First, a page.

Music: Steal Away

Hank Jones died last night at 91.

His career as a jazz pianist dates from the 1930s. He was booked to play the Birdland club in New York City twice this year, including a gig next week.

He was one of the very last survivors among the musicians who were right there on the bandstand when Charlie Parker and Dizzy Gillespie were still figuring out the fleet, fractured, very difficult music others called bebop. He plays on a bunch of Parker’s records. He made important records with Ella Fitzgerald, Tony Williams, Charlie Haden, Joe Lovano, Oliver Jones and countless others.

He could play memorably in solo, duet, trio, small-group or orchestral settings. He backed the finest singers. He could summon the rollicking style of the great pianists from the generation just before his. He always kept an eye on later generations. His peers, sometimes half a century younger, always treated him as a contemporary, never a relic.

He was older brother to Thad Jones, the wonderful trumpeter and big-band composer, and Elvin Jones, the mighty drummer. This makes the Jones brothers of Detroit the most honoured family in jazz. His little brothers died before he did, which always makes me sad when I think about it.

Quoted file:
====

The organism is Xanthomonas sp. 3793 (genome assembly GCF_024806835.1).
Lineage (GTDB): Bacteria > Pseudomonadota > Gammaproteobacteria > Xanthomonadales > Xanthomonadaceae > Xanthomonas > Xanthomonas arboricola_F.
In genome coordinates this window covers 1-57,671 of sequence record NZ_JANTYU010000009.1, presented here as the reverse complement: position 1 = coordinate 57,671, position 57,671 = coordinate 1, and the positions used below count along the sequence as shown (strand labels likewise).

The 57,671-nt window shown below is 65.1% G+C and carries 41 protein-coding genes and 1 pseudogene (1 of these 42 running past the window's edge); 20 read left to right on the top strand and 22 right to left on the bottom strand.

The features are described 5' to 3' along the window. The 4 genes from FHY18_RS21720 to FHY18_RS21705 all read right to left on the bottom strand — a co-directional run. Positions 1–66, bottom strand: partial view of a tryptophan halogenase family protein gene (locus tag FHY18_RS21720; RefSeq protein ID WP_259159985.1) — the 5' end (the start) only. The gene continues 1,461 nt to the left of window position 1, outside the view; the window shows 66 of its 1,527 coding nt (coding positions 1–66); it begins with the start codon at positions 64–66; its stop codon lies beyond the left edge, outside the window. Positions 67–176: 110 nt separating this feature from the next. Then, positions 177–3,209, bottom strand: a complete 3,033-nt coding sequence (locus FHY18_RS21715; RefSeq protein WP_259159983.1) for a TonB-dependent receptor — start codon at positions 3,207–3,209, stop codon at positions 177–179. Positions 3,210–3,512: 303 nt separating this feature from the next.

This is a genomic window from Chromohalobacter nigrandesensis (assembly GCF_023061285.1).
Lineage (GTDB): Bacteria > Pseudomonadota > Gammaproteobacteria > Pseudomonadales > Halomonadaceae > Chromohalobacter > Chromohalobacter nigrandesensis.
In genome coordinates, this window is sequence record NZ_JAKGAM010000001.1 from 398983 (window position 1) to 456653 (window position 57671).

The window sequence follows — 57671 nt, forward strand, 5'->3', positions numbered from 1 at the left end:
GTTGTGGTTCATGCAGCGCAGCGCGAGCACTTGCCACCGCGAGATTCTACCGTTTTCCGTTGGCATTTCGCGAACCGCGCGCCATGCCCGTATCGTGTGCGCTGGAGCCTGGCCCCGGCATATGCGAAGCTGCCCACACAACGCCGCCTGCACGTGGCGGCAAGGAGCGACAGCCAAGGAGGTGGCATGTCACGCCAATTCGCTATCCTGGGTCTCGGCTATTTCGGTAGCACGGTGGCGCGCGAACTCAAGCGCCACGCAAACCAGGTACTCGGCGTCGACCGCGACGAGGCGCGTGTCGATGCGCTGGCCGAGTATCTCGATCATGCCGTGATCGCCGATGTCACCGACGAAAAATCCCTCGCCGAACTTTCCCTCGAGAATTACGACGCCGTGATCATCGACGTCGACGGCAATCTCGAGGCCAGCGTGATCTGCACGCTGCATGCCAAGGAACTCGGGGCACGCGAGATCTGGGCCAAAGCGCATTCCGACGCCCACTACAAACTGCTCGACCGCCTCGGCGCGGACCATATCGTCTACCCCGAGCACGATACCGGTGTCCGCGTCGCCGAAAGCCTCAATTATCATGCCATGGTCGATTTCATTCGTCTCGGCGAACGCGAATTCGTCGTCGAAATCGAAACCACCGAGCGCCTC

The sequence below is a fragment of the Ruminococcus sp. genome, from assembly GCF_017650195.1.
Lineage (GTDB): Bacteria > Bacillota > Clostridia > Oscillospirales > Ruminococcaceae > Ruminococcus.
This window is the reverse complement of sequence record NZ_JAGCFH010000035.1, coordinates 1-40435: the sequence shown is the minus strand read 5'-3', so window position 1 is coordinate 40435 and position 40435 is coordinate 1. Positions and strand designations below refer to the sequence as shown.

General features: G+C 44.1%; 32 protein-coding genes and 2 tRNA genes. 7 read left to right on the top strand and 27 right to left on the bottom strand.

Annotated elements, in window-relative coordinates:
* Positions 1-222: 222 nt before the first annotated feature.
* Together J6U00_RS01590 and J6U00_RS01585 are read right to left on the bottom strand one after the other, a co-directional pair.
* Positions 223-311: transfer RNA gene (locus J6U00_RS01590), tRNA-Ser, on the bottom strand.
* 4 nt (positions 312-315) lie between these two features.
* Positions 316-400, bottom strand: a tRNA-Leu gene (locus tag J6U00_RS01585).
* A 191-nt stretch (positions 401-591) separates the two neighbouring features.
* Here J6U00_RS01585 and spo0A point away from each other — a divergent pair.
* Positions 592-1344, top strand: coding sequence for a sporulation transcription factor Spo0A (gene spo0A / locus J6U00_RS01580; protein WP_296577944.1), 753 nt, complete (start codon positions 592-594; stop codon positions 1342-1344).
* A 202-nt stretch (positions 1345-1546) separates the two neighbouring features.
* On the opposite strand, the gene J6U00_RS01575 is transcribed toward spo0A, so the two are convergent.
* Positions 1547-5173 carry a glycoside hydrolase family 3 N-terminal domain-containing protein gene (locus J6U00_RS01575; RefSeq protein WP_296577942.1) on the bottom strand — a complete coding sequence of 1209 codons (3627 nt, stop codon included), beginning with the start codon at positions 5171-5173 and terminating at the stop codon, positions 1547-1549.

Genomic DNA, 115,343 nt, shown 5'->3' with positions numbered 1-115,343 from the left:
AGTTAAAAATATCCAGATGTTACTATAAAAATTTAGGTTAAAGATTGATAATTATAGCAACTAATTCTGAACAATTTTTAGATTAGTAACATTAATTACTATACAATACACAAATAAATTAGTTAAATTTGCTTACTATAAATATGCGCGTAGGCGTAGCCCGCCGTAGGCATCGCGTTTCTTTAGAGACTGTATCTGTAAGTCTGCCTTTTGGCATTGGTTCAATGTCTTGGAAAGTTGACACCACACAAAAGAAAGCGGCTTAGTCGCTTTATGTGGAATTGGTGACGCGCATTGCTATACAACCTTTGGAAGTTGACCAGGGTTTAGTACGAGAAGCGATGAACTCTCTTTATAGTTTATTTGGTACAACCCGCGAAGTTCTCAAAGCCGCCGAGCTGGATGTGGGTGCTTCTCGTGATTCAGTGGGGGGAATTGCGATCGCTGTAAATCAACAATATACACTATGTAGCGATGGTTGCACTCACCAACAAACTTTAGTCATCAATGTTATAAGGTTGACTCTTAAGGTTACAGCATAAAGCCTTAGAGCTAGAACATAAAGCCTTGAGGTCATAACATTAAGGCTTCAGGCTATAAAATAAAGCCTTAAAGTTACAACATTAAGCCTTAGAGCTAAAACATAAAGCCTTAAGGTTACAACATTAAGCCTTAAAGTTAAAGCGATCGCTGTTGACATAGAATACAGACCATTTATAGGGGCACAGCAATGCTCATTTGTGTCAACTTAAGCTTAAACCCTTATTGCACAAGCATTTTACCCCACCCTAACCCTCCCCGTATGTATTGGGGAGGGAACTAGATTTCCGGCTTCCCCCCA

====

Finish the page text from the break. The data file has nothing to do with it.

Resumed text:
By the mid-20th century, Detroit’s auto plants had given it a thriving African-American middle class, so thousands of black kids’ families had money for musical instruments and lessons, and space and leisure time to practice. Detroit rose to prominence as one of the leading jazz cities, perhaps exceeded in importance only by New York, Chicago, New Orleans and Philadelphia. Regional sounds in music can be hard to pin down, but it’s generally recognized that a few elements distinguish a Detroit sound in jazz, whether it was played on piano by Tommy Flanagan or Geri Allen, on bass by Paul Chambers or Ron Carter, on trumpet by Marcus Belgrave, on saxophone by Kenny Garrett: harmonic imagination that never flaunts its depth of invention; fleet execution without a lot of extra notes; ready humour; and the blues in every bar. Mostly these characteristics came to be associated with Detroit because four generations of the city’s musicians wanted to sound like Hank Jones if they could.

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